Daniel Morgan, the Great Rifleman
It was indeed fortunate for General Greene that in this time of need his men were so loyal to him. Among them was one who later became noted for his brilliant, daring exploits. This was Daniel Morgan, the great rifleman. You will be interested to hear of some of his thrilling experiences.
When about nineteen years old, Morgan began his military career as a teamster in Braddock’s army, and at the time of Braddock’s defeat he did good service by bringing wounded men off the battle-field. It was about this time that he became known to Washington, who liked and trusted him. The young man was so dependable and brave that he was steadily promoted.
When he was twenty-three, he had an exciting adventure which brought him the only wound he ever received. It was during the Last French War. With two other men, he was sent to carry a message to the commanding officer at Winchester. They had still about a mile to ride when a party of French and Indians who were hiding in the woods near the roadside fired upon them. Morgan’s comrade fell dead instantly. He himself was so severely wounded in the neck by a musket-ball that he came near fainting and believed he was going to die. But he managed to cling to his horse’s neck and spurred him along the forest trail.
One Indian, hoping to get Morgan’s scalp, ran for a time beside the horse. But when he saw that the animal was outstripping him, he gave up the chase, hurling his tomahawk with an angry yell at the fleeing man. Morgan was soon safe in the hands of friends.
During the Revolution his services were, in more than one critical situation, of great value to the American cause. In the campaign which ended with Burgoyne’s defeat, for instance, his riflemen fought like heroes. General Burgoyne, after his surrender, exclaimed to Morgan: “Sir, you command the finest regiment in the world.”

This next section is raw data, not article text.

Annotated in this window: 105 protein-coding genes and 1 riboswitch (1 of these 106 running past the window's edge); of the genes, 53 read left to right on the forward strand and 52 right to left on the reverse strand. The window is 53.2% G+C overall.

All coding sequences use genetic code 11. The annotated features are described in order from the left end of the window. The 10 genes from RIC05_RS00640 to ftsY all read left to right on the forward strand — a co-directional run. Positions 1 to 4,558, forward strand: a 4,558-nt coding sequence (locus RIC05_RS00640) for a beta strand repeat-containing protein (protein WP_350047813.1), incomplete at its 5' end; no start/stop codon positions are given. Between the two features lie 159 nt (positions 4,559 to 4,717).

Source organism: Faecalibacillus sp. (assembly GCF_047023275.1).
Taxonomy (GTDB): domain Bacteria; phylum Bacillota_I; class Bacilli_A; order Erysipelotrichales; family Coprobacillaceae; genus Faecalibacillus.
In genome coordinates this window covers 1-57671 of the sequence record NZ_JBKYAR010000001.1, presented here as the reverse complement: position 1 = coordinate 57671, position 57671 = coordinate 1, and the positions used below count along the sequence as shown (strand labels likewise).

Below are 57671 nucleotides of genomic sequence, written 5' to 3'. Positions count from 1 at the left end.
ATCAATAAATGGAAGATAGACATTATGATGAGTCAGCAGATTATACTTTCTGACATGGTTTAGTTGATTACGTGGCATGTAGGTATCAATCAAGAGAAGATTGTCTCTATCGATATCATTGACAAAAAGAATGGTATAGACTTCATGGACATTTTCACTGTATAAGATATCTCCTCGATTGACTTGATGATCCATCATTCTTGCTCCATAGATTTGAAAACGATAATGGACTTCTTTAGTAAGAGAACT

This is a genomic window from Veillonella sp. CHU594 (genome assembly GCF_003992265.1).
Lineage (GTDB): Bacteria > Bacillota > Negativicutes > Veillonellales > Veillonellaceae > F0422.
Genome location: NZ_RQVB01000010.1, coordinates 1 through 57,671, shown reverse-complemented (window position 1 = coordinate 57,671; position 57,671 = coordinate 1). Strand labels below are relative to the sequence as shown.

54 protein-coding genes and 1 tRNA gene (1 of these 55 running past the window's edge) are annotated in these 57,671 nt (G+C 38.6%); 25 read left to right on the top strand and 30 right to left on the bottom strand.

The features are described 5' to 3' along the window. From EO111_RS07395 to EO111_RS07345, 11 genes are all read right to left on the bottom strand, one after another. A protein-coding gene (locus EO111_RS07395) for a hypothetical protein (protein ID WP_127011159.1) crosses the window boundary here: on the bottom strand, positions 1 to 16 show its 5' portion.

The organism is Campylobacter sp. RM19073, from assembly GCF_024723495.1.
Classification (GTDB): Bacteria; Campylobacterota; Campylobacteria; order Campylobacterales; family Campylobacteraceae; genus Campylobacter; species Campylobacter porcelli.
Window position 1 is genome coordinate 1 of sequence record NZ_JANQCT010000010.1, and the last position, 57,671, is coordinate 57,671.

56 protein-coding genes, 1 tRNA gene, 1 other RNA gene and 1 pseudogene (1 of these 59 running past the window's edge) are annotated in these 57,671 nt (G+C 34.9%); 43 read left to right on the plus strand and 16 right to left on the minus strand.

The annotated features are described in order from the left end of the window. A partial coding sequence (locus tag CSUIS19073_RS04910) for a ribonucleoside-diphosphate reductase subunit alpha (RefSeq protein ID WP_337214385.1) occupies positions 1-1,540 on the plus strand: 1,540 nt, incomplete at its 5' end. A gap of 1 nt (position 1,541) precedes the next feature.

Indeed, it was regarded at that time as the best regiment in the American army, and this was largely due to Morgan’s skill in handling his men. He made them feel as if they were one family. He was always thoughtful for their health and comfort, and he appealed to their pride but never to their fear.
He was a very tall and strong man, with handsome features and a remarkable power to endure. His manner was quiet and refined, and his noble bearing indicated a high sense of honor. He was liked by his companions because he was always good-natured and ready for the most daring adventure.
General Greene made good use of this true patriot, and not long after taking command of the army he sent Morgan with nine hundred picked men to the westward to threaten the British outposts. General Cornwallis, in command of the British army in the south, ordered Colonel Tarleton to lead a body of soldiers against Morgan.
Early in the morning of January 17, 1781, after a hard night march, Tarleton, overconfident of success, attacked Morgan at Cowpens, in the northern part of South Carolina. The Americans stood up bravely against the attack and won a brilliant victory. The British lost almost their entire force, including six hundred prisoners.
Cornwallis was bitterly disappointed, for his plan, undertaken in such confidence, had ended in a crushing defeat. However, gathering his forces together, he set out to march rapidly across country in pursuit of Morgan, hoping to overwhelm him and recapture the six hundred British prisoners before he could join Greene’s army.
But Morgan was too wary to be caught napping, and, suspecting that this would be Cornwallis’s game, he retreated rapidly in a northeasterly direction toward that part of the army under Greene.
Meantime Greene had heard the glorious news of the American victory at Cowpens, and he too realized that there was great danger of Morgan’s falling into the hands of Cornwallis. To prevent this, and at the same time draw Cornwallis far away from his supplies at Wilmington, he decided to go to Morgan’s relief.
Sending his army by an easier, roundabout route, he himself with a small guard rode swiftly a distance of one hundred and fifty miles across the rough country and joined Morgan on the last day of January.
Morgan was cleverly retreating with Cornwallis in hot pursuit. For ten days the race for life continued, with the chances in favor of Cornwallis, for his army was larger, besides being trained and disciplined.
This was a famous retreat. It covered a distance of two hundred miles through the Carolinas, across three rivers whose waters, swollen by recent rains, rose rapidly after the Americans had crossed, and checked the British in their pursuit. When the last river, the Dan, was forded, the chase was so close that the rear of the retreating army had a skirmish with the van of the pursuers. Yet Greene was so alert and skilful that he escaped every danger and saved his army.
In this trying campaign valuable aid was given by “partisans” in the south. These were private companies, not part of the regular army. Such companies had been formed in the south by both sides, and that is why they were called “partisans.”